Twinning (another verbose reply)

Randy Read rndy at
Wed Feb 15 16:31:44 EST 1995

In article <PHIL.95Feb14103055 at> phil at (Phil  
Jeffrey) writes:
> (most of the post deleted)
> We were, however, assisted by the fact that the non-xtallographic symmetry
> and the twinning operation were similar operators in reciprocal space (they
> might act in different ways mathematically, but they both work to increase
> the correlation between I(hkl) and I(h'k'l'), so I actually ignored the
> twinning in the case where alpha=0.11 for most of the refinement). The 
> twinning-ignored maps were often better than the twin-corrected maps,
> presumably because the data was more complete in the former case.
This brings up a point that has to be considered in dealing with data from  
twinned crystals.  Most often exact twinning seems to arise *as a result* of  
parallel non-crystallographic symmetry.  So most of the time, there would be  
some correlation between "twin-related" reflections even in data from a  
completely untwinned crystal.  Almost all of the methods that have been  
proposed for estimating the twinning fraction assume that the reflections  
superimposed by the twinning operation are uncorrelated, or independent.  If  
the intrinsic correlation is not too high (because the interplay between  
crystallographic and non-crystallographic symmetry causes the contributions of  
the NCS related molecules to add up with different relative phases in the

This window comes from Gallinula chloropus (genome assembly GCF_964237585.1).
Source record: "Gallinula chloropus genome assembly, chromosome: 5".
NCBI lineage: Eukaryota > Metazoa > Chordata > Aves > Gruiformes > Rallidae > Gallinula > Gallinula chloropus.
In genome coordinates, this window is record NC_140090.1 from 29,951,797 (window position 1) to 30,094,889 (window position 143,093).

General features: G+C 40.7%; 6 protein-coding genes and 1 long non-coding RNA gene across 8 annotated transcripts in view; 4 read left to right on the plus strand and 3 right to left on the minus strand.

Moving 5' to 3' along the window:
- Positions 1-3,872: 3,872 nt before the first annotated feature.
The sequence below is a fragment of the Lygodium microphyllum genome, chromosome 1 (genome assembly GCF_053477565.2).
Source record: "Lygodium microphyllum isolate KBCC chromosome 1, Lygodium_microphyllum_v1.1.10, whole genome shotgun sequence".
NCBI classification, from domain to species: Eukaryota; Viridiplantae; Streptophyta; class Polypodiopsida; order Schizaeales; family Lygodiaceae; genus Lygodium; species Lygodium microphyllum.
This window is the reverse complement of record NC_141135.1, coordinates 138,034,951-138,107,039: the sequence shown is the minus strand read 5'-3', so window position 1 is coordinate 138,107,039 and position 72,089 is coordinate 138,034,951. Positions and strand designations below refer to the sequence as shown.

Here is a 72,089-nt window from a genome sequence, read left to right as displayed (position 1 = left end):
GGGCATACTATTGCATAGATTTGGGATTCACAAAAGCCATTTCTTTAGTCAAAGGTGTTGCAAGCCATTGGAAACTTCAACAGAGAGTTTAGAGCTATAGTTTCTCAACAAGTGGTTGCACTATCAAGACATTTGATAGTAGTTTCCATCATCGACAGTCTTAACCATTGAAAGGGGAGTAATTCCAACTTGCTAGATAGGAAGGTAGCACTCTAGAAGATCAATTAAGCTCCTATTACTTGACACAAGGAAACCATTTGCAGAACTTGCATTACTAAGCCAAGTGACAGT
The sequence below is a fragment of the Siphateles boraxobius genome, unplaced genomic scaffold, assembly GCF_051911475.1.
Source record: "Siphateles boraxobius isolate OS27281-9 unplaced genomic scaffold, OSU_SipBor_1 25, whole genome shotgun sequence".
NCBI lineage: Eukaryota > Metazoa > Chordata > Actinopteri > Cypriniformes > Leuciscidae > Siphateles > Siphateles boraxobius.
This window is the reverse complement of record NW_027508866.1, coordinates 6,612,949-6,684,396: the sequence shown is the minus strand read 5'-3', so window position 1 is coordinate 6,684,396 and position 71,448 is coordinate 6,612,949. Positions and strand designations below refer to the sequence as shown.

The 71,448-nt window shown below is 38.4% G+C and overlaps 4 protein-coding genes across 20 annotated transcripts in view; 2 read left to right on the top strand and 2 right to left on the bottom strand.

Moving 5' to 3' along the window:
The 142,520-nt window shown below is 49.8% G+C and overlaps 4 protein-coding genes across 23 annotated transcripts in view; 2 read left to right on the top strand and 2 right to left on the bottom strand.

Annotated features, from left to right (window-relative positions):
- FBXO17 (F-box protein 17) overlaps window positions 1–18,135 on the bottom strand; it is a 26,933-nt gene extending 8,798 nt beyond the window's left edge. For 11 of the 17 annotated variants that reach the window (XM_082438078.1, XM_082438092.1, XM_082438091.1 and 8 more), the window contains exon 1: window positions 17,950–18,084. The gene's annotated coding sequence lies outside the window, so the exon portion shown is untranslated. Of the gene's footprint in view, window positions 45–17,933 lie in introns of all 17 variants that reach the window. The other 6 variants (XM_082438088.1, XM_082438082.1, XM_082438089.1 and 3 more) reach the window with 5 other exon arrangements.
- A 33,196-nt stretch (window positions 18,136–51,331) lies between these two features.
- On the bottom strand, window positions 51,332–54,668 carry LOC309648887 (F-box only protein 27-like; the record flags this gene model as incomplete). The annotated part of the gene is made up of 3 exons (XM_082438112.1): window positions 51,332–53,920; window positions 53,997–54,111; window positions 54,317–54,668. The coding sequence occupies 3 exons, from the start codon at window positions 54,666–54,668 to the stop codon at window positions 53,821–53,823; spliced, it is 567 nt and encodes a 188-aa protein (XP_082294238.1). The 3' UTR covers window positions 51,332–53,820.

twin-related reflections), these methods probably work reasonably well.  But  
you can't count on it, and you should be certain of what is going on.

The particular case I'm thinking of is human GAPDH, the high resolution  
refinement of which we took over from Herman Watson while I was working with  
Wim Hol.  Herman's group published a nice paper about the twinning (JMB  
104:277-283, 1976), which you can read to get the background.  It turns out  
that, in this case, NCS-related contributions have more-or-less the same  
relative phase in the twin-related reflections, so reflections related by the  
twinning operation would have very similar intensities in an untwinned crystal.   
(It's close enough to exact that the methods to estimate twinning fraction by  
assuming independence are completely invalidated, but far enough from exact  
that you can't get away with ignoring the twinning.)  We used an idea we got  
from Herman to work out the twinning fraction.  It turns out that only half of  
the reflections are twinned, while the other half interleave in the diffraction  
pattern.  If you assume that the average intensities should be the same in both  
halves of the untwinned data (and there's no translational pseudosymmetry to  
invalidate this), you can work out the twinning fraction simply by comparing  
the average intensities in the observed data.  The twinned reflections have a  
higher average intensity because they are the sum of diffraction from both twin  
components.  This seems to work quite well, but of course, it is a special  
solution to a very special case.

Randy Read
rndy at

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